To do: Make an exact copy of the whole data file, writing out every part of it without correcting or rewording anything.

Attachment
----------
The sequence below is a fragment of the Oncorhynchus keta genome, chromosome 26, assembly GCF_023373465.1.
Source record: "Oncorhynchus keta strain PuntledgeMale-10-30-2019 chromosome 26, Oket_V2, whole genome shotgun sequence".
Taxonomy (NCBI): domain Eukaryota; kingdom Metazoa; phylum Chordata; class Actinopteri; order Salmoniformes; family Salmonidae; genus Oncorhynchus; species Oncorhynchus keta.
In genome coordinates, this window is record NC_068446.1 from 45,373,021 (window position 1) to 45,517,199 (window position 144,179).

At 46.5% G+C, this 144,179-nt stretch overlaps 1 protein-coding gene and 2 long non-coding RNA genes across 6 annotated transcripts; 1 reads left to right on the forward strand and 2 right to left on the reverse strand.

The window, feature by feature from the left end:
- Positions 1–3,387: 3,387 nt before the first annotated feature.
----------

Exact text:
The sequence below is a fragment of the Oncorhynchus keta genome, chromosome 26, assembly GCF_023373465.1.
Source record: "Oncorhynchus keta strain PuntledgeMale-10-30-2019 chromosome 26, Oket_V2, whole genome shotgun sequence".
Taxonomy (NCBI): domain Eukaryota; kingdom Metazoa; phylum Chordata; class Actinopteri; order Salmoniformes; family Salmonidae; genus Oncorhynchus; species Oncorhynchus keta.
In genome coordinates, this window is record NC_068446.1 from 45,373,021 (window position 1) to 45,517,199 (window position 144,179).

At 46.5% G+C, this 144,179-nt stretch overlaps 1 protein-coding gene and 2 long non-coding RNA genes across 6 annotated transcripts; 1 reads left to right on the forward strand and 2 right to left on the reverse strand.

The window, feature by feature from the left end:
- Positions 1–3,387: 3,387 nt before the first annotated feature.